Martin Luther the King

mlkThe other day, my daughter, Nee, who is in second grade, was complaining to my wife, K, that her school has shown the same documentary on Martin Luther King, Jr. since she was in kindergarten. Nee attends a private Christian school that has an African-American population of about 2%. We worry about the diversity of her educational experience so K was keen to understand how the school handled the MLK lesson.

“So what did the video teach you about Martin Luther King?” K asked.

Nee stared at her blankly, “I don’t know,” she finally answered.

“You’ve watched this video for three years straight and you can’t recall anything about Dr. King?”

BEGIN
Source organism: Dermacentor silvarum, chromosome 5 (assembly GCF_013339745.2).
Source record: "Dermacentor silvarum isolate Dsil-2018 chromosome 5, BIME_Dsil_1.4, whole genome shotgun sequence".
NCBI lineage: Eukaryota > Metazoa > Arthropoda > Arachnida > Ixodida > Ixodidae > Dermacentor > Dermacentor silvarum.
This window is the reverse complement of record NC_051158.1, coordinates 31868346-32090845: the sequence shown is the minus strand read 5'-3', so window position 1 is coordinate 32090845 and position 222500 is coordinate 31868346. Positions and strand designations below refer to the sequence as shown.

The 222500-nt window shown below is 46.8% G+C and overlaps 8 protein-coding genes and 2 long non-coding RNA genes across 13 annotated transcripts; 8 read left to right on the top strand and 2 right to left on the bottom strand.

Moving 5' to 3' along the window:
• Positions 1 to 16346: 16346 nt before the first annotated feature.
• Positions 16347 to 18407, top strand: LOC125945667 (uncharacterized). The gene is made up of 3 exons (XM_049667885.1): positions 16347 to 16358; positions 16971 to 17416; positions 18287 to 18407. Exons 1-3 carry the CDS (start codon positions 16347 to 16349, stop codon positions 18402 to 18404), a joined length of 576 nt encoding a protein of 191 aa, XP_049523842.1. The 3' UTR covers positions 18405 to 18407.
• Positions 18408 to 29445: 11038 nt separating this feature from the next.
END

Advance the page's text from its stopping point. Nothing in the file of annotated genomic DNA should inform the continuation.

“Ummmm,” Nee said. “Didn’t he help black people?”

K, was exasperated. “Without Dr. King’s efforts, you wouldn’t be able to go to school with your best friend, Lorell,” she explained.

“Really?” expressed Nee.

“Really,” said K. “There was a point in this country’s history when black kids and white kids weren’t allowed to sit in the same classroom. Dr. King’s protests helped to change that.” K went on to explain that Martin Luther King Jr. was a great man who worked hard for African Americans’ civil rights. She further described how he sacrificed his life to help others.

Nee was enrapt and so was my five year old son N. When K finished her speech, N looked at her with amazement and asked, “So Martin Luther King was Jesus?”

Stay Strong,
Mocha Dad

Question: Has Martin Luther King’s dream been realized in America?

About author

Frederick J. Goodall

Frederick J. Goodall is the founder of Mocha Dad - a parenting website focused on fatherhood. He is passionate about parenting and helping men to be great dads, husbands, and role models. You can contact him at or on Twitter at

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